By Elliot Raphaelson
From the Tribune Content Agency
question: Can you explain the difference between the different Medigap plans and which options are no longer available?
answers: An excellent source of information on Medigap alternatives is Medicare & You 2023, the official US Medicare handbook. The publication is free and mailed to every Medicare household each fall.
You can download the brochure as a PDF from medicare.gov; it is available in several languages and in large print format. You can also download it as an eBook for Kindle. If you need it in Braille or audio format, or if you would like to receive a printed version, call 1-800-MEDICARE or TTY 1-877-486-2048.
The portion of Medicare & You 2023 that relates to this question is Section 5, Medicare Supplemental Insurance.
Medigap policies are sold by private companies and are designed to help those who have Original Medicare pay for some remaining healthcare costs for services and consumables such as co-payments, coinsurance, and deductibles.
There are 10 Medigap plans, and the benefits offered by each of these plans are conveniently listed in a table included in Section 5 of Medicare & You 2023. In general, Medigap does not cover long-term care, eye or dental work, hearing aids, glasses, or private health care.
Medigap must comply with federal and state laws that are structured to protect you. All plans offered offer the same basic benefits, but some, like Plan G, offer additional benefits. In Massachusetts, Minnesota and Wisconsin, Medigap plans are standardized in a different way. If you live in one of these states and would like more information, go to: Medicare.gov/medigap-supplemental-insurance-plans.
Medicare plans available to people new to Medicare on or after January 1, 2020 may not cover the Part B (health insurance) deductible. For this reason, Medigap plans C and F are no longer available for people new to Medicare on or after January 1. However, if you were eligible for Medicare before January 1, 2020 but are not yet enrolled, you may be able to purchase plan C or F. Individuals new to Medicare after January 1, 2020 are eligible to purchase the instead Purchase Plans D and G, which have comparable coverage.
The best time to purchase a Medigap policy is during your Medigap enrollment period. This six-month period begins the first month you have Medicare Part B and are 65 years of age or older. (Some states have additional open enrollment periods.) After this enrollment period, you may not be able to purchase Medigap. It may cost more. If you have delayed enrolling in Part B because of your current employment or that of your spouse, your Medigap Open Enrollment Period will not begin until you enroll in Part B.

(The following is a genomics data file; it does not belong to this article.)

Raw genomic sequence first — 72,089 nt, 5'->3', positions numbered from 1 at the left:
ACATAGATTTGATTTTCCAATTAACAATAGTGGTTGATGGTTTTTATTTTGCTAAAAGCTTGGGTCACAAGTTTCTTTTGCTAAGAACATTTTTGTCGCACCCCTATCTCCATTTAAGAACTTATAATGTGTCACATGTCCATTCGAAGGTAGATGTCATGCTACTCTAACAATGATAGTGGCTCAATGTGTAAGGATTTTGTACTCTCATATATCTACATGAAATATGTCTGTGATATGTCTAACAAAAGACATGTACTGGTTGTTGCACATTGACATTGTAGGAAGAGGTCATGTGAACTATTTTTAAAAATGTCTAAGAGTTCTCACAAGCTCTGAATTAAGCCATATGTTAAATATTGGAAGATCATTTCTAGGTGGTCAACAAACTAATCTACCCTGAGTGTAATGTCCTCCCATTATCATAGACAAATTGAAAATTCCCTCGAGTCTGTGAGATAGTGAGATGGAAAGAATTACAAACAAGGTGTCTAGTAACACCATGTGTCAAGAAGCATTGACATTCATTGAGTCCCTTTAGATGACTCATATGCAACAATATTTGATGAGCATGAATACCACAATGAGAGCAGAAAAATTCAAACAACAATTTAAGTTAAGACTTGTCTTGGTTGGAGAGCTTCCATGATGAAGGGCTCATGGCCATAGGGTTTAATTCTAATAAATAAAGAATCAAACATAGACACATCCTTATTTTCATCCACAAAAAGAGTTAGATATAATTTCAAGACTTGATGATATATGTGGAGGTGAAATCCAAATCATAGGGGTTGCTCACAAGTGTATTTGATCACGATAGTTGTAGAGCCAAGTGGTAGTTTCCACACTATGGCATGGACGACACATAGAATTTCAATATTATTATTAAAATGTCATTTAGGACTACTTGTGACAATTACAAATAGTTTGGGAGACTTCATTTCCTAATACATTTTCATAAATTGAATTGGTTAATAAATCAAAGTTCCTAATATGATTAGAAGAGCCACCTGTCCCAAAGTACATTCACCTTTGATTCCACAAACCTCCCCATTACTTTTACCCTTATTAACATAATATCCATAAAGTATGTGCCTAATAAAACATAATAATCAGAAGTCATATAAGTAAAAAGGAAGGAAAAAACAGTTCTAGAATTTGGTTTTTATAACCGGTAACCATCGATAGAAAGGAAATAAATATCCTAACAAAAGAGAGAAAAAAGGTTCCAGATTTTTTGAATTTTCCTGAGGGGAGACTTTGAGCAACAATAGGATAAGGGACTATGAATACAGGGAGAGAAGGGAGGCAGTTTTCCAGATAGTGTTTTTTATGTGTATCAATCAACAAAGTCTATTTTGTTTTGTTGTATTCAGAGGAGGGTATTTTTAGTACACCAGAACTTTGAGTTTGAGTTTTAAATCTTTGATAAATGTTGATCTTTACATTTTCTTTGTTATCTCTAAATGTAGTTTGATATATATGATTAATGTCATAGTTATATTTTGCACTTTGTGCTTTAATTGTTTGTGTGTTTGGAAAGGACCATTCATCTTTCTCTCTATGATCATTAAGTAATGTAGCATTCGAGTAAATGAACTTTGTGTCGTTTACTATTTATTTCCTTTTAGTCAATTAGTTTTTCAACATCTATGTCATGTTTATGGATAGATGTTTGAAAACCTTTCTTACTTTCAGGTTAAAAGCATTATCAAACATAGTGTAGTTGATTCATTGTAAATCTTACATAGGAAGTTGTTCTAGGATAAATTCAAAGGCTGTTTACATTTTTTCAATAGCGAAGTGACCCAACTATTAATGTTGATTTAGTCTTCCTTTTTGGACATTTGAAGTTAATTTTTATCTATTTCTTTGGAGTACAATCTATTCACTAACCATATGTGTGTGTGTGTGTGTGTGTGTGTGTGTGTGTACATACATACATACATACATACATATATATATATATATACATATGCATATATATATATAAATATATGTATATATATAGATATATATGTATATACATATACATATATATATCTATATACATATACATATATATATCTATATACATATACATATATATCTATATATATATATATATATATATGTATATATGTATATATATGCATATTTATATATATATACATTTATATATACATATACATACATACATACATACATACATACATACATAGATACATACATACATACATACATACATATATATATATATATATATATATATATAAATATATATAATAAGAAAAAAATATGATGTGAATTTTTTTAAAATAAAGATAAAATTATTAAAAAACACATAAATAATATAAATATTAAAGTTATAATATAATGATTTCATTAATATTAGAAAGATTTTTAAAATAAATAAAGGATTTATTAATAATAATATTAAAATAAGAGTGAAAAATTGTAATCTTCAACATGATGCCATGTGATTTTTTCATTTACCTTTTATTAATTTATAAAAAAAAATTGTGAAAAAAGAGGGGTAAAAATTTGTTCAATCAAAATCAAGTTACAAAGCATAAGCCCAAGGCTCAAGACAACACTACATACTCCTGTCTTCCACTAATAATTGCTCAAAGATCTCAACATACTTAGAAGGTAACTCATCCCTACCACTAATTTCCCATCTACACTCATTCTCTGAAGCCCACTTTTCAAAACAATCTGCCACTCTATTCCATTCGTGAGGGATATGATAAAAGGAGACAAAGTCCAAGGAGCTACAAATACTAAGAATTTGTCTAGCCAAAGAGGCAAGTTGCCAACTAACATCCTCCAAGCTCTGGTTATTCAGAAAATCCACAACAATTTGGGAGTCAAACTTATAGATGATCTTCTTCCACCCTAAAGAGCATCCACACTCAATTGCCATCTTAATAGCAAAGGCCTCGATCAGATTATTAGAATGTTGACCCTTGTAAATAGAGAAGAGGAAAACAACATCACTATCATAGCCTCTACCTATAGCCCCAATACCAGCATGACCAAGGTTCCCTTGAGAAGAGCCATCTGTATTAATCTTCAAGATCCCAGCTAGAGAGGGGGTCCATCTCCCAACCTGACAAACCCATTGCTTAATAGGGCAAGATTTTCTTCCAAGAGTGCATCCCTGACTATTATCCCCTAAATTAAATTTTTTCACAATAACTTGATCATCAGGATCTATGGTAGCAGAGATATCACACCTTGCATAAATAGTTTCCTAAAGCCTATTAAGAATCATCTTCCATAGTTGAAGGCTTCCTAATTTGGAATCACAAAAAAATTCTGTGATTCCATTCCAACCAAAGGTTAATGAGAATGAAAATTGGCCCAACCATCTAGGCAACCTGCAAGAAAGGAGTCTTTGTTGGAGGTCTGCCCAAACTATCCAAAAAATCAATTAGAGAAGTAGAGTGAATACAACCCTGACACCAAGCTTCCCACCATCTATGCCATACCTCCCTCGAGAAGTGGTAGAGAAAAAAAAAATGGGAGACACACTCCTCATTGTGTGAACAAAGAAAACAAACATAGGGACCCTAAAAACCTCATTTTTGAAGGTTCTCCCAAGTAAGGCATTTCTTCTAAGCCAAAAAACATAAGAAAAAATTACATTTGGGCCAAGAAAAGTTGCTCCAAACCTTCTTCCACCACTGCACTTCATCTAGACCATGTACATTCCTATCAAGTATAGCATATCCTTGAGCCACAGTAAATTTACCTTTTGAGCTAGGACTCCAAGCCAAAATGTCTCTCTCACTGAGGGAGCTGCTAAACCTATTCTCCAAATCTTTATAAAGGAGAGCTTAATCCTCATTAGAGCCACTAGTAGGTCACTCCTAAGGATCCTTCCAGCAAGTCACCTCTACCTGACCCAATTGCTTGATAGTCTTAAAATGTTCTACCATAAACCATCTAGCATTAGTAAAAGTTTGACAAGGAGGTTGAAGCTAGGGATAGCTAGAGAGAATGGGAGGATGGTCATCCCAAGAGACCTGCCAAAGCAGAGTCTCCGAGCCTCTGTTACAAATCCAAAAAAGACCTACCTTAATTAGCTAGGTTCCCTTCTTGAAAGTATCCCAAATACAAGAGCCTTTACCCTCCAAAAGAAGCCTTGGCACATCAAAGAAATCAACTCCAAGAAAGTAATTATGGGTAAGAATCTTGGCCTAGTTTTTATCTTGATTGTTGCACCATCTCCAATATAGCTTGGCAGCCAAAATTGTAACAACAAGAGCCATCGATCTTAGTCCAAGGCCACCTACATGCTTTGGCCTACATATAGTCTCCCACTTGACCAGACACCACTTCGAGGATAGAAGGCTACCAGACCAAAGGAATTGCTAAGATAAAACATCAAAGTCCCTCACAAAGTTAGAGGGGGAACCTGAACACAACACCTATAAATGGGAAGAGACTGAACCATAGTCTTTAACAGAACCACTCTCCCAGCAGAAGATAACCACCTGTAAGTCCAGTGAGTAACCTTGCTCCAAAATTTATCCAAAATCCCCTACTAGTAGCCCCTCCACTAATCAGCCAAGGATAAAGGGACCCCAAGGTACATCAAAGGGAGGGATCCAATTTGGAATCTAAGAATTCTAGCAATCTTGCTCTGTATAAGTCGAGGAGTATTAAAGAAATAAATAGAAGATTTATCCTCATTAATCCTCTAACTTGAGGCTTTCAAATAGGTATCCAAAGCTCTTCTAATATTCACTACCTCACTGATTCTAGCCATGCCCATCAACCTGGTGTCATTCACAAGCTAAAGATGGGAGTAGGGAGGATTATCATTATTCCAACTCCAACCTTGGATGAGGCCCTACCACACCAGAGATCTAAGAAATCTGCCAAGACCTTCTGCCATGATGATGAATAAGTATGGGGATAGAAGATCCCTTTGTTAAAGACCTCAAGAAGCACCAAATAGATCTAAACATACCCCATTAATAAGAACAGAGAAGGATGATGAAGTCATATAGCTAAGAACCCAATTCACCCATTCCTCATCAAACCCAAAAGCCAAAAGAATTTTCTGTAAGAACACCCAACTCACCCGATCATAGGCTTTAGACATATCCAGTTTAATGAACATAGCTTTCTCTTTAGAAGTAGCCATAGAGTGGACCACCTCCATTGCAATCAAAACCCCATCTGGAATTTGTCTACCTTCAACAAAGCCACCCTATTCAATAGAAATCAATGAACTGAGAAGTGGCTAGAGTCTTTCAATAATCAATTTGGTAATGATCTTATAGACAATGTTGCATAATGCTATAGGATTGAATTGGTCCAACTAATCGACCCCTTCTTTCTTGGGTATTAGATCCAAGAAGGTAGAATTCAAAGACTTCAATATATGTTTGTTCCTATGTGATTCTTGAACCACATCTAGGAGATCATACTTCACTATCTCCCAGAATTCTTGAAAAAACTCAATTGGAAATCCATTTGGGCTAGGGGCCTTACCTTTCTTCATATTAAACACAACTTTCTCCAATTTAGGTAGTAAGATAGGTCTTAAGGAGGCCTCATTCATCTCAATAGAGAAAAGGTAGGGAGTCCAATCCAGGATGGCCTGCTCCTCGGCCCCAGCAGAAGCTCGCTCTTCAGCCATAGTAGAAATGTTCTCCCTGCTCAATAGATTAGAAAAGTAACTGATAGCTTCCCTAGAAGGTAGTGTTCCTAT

If you would like unbiased advice on purchasing Medigap or Medicare Advantage plans, you can request a free consultation from a representative at your State Health Insurance Assistance Program (SHIP). You can find your state contact phone number online or on the back cover of your Medicare manual.
question: I have a retirement plan and I need to withdraw minimum required distributions (RMDs) from the plan each year. I also make annual charitable deductions. I would like to use the Qualified Non-Profit Distribution (QCD) option. I can switch from my retirement plan to a traditional IRA. My advisor suggested that I make the switch to an IRA this year and make a charitable donation through the IRA’s custodian.
answers: I reviewed this option with an attorney from Ed Slott and Co. (IRAhelp.com). She indicated that you could do a QCD of the newly created IRA this year. However, since there was no IRA balance in the IRA at the end of 2021, there is no tax benefit for you from the QCD this year. Only if you perform do you have a charity tax deduction. Since there would be an IRA balance at the end of 2022, next year you could do a QCD in 2023 and get a tax deduction on your 2022 tax return next year since you will have an IRA balance at the end of 2022, and a required RMD based on your age and IRA balance at the end of 2022. It is true that you can only take a QCD-related tax deduction from an IRA, not a retirement plan.
(Elliot Raphaelson welcomes your questions and comments at [email protected].)
©2022 Elliot Raphaelson. Distributed by Tribune Content Agency, LLC.
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